Milk-producing mammals were an important part of early agriculture in the world. Goats were among our earliest domesticated animals, first adapted in western Asia from wild forms about 10,000 to 11,000 years ago. Cattle were domesticated in the eastern Sahara by no later than 9,000 years ago. We surmise that at least one primary reason for this process was to make a source of meat easier to get than by hunting. But domestic animals also are good for milk and milk products like cheese and yogurt (part of what V.G. Childe and Andrew Sherratt once called the Secondary Products Revolution). So--when did dairying first start and how do we know that?
The earliest evidence to date for the processing of milk fats comes from the Early Neolithic of the seventh millennium BC in northwestern Anatolia; the sixth millennium BC in eastern Europe; the fifth millennium BC in Africa; and the fourth millennium BC in Britain and Northern Europe (Funnel Beaker culture).
Evidence for dairying--that is to say, milking dairy herds and transforming them into dairy products such as butter, yogurt and cheese--is only known because of the combined techniques of stable isotope analysis and lipid research. Until that process was identified in the early 21st century (by Richard P. Evershed and colleagues), ceramic strainers (perforated pottery vessels) were considered the only potential method of recognizing the processing of dairy products.
Lipids are molecules which are insoluble in water, including fats, oils and waxes: butter, vegetable oil and cholesterol are all lipids. They are present in dairy products (cheese, milk, yogurt) and archaeologists like them because, under the right circumstances, lipid molecules can be absorbed into ceramic pottery fabric and preserved for thousands of years. Further, lipid molecules which are from milk fats from goats, horses, cattle and sheep can be easily distinguished from other adipose fats such as that produced by animal carcase processing or cooking.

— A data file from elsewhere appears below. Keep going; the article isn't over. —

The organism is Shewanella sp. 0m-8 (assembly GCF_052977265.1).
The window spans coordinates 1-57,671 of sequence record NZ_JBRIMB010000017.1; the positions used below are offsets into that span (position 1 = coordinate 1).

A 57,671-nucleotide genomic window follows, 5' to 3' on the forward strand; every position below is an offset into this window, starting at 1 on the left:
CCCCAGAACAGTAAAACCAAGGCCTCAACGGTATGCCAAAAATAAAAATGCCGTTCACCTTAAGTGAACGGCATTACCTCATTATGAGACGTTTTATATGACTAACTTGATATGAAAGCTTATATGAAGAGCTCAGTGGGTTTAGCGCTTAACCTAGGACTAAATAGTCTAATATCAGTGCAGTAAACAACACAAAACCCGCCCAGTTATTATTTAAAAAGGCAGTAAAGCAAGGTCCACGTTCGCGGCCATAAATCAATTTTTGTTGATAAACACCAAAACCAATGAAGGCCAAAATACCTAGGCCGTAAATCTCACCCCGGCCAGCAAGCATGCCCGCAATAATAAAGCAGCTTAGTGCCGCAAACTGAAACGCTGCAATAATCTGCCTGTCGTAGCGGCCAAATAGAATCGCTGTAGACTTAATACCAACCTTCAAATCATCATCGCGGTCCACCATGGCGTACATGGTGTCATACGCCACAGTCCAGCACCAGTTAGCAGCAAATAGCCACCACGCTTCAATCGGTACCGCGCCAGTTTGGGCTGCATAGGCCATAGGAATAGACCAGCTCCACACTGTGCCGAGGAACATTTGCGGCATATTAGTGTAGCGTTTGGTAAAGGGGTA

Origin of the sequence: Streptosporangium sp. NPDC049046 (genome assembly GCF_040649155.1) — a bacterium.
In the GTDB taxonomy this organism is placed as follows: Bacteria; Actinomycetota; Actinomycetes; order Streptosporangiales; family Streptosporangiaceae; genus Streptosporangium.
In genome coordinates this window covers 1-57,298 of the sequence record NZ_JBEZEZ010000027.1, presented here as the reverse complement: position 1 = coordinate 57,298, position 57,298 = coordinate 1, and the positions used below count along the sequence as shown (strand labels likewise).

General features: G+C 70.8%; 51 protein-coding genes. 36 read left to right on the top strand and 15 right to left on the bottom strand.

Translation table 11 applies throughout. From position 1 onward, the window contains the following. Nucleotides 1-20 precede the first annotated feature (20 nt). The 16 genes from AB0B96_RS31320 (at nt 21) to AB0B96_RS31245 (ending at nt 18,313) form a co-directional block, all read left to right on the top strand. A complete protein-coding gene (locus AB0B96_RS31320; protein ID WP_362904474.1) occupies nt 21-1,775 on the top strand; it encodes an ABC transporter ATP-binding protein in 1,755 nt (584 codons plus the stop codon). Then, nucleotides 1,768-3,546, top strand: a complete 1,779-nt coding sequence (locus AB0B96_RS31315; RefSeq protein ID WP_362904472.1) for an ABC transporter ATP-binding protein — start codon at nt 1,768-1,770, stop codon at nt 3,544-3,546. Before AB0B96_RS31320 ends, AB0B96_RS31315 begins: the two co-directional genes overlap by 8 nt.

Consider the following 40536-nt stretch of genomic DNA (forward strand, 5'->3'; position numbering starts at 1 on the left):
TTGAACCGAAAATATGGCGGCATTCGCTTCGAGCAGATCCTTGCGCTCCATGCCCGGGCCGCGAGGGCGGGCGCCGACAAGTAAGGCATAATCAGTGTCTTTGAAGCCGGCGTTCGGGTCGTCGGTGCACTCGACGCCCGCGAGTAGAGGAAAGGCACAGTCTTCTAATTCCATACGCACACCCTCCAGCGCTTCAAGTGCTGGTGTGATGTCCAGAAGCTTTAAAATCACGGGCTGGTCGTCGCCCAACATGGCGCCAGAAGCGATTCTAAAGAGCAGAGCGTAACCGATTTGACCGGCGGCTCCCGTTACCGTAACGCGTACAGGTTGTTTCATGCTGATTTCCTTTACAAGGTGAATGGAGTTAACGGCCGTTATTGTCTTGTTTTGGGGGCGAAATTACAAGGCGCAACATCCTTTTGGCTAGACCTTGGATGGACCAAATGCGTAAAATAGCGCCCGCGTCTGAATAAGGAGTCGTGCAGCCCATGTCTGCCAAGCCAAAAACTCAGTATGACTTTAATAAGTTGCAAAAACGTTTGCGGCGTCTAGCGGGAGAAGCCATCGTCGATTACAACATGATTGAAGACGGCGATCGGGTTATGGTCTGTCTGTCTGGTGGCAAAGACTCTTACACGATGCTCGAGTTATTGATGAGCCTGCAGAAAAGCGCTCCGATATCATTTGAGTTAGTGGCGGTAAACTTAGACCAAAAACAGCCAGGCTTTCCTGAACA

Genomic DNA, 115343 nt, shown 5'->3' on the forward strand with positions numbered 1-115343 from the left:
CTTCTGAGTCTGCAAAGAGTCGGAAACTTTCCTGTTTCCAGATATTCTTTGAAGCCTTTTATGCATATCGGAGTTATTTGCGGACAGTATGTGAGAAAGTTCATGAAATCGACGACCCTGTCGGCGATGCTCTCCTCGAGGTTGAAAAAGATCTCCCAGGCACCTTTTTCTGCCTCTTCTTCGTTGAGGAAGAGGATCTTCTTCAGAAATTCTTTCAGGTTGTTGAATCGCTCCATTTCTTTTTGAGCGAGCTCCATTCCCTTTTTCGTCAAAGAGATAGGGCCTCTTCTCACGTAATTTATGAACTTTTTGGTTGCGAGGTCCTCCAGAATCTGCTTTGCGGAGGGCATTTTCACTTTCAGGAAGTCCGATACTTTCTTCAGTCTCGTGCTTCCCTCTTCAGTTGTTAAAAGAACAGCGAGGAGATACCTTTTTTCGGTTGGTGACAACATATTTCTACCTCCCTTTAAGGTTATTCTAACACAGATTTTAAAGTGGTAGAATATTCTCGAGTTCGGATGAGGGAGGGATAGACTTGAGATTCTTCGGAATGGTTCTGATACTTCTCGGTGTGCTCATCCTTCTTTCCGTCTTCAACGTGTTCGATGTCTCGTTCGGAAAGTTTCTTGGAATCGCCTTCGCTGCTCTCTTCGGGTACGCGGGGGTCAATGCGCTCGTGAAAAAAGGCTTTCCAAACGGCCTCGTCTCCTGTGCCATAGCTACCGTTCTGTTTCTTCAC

Ancient lipid molecules have the best chance of surviving for hundreds or thousands of years if the vessel was used repeatedly for producing cheese, butter or yogurt; if the vessels are preserved near the production site and can be associated with the processing; and if the soils in the vicinity of the site where the sherds are found are relatively free-draining and acidic or neutral pH rather than alkaline.
Researchers extract lipids from the fabric of the pots using organic solvents, and then that material is analyzed using a combination of gas chromatography and mass spectometry; stable isotope analysis provides the origin of the fats.
Dairying and Lactase Persistence
Of course, not every person on the earth can digest milk or milk products. A recent study (Leonardi et al 2012) described genetic data concerning the continuation of lactose tolerance in adulthood. The molecular analysis of genetic variants in modern people suggests that the adaptation and evolution of the ability of adults to consume fresh milk occurred rapidly in Europe during the transition to agriculturalist lifestyles, as a byproduct of the adaptation to dairying. But the inability of adults to consume fresh milk may also have been a spur to inventing other methods for using milk proteins: cheese making, for example, reduces the amount of lactose acid in dairy.
Producing cheese from milk was clearly a useful invention: cheese may be stored for a longer period than raw milk, and it was definitely more digestible for the earliest farmers. While archaeologists have found perforated vessels on early Neolithic archaeological sites, and interpreted them as cheese strainers, direct evidence of this use was first reported in 2012 (Salque et al).
Making cheese involves adding an enzyme (typically rennet) to milk to coagulate it and create curds. The remaining liquid, called whey, needs to drip away from the curds: modern cheese makers use a combination of a plastic sieve and a muslin cloth of some sort as a filter to perform this action. The earliest perforated pottery sieves known to date are from Linearbandkeramik sites in interior central Europe, between 5200 and 4800 cal BC.
Salque and colleagues used gas chromatography and mass spectrometry to analyze organic residues from fifty sieve fragments found on a handful of LBK sites on the Vistula River in the Kuyavia region of Poland. Perforated pots tested positive for high concentrations of dairy residues, when compared to cooking pots. Bowl-form vessels also included dairy fats and may have been used with the sieves to collect the whey.